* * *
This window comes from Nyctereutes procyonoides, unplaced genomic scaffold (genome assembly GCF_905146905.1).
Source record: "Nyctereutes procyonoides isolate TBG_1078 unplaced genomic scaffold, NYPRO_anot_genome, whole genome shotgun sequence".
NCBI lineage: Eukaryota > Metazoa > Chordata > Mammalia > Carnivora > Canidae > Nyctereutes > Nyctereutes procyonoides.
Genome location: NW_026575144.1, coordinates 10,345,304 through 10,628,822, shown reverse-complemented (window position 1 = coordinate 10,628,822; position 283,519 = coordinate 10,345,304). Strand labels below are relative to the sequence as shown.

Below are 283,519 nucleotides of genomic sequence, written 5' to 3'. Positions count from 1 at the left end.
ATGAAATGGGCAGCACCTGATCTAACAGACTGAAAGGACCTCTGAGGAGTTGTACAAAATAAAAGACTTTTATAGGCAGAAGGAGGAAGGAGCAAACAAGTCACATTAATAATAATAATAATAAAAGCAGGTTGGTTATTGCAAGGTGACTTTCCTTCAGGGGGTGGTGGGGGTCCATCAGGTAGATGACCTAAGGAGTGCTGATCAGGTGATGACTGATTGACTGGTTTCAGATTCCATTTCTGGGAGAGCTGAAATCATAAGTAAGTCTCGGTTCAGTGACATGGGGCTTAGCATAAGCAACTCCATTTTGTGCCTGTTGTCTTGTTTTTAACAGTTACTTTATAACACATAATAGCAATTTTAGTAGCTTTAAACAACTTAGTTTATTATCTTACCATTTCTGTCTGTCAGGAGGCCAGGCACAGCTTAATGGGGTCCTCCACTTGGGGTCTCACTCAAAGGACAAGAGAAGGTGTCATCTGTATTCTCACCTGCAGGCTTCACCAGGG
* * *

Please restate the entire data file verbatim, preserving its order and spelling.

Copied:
This window comes from Nyctereutes procyonoides, unplaced genomic scaffold (genome assembly GCF_905146905.1).
Source record: "Nyctereutes procyonoides isolate TBG_1078 unplaced genomic scaffold, NYPRO_anot_genome, whole genome shotgun sequence".
NCBI lineage: Eukaryota > Metazoa > Chordata > Mammalia > Carnivora > Canidae > Nyctereutes > Nyctereutes procyonoides.
Genome location: NW_026575144.1, coordinates 10,345,304 through 10,628,822, shown reverse-complemented (window position 1 = coordinate 10,628,822; position 283,519 = coordinate 10,345,304). Strand labels below are relative to the sequence as shown.

Below are 283,519 nucleotides of genomic sequence, written 5' to 3'. Positions count from 1 at the left end.
ATGAAATGGGCAGCACCTGATCTAACAGACTGAAAGGACCTCTGAGGAGTTGTACAAAATAAAAGACTTTTATAGGCAGAAGGAGGAAGGAGCAAACAAGTCACATTAATAATAATAATAATAAAAGCAGGTTGGTTATTGCAAGGTGACTTTCCTTCAGGGGGTGGTGGGGGTCCATCAGGTAGATGACCTAAGGAGTGCTGATCAGGTGATGACTGATTGACTGGTTTCAGATTCCATTTCTGGGAGAGCTGAAATCATAAGTAAGTCTCGGTTCAGTGACATGGGGCTTAGCATAAGCAACTCCATTTTGTGCCTGTTGTCTTGTTTTTAACAGTTACTTTATAACACATAATAGCAATTTTAGTAGCTTTAAACAACTTAGTTTATTATCTTACCATTTCTGTCTGTCAGGAGGCCAGGCACAGCTTAATGGGGTCCTCCACTTGGGGTCTCACTCAAAGGACAAGAGAAGGTGTCATCTGTATTCTCACCTGCAGGCTTCACCAGGG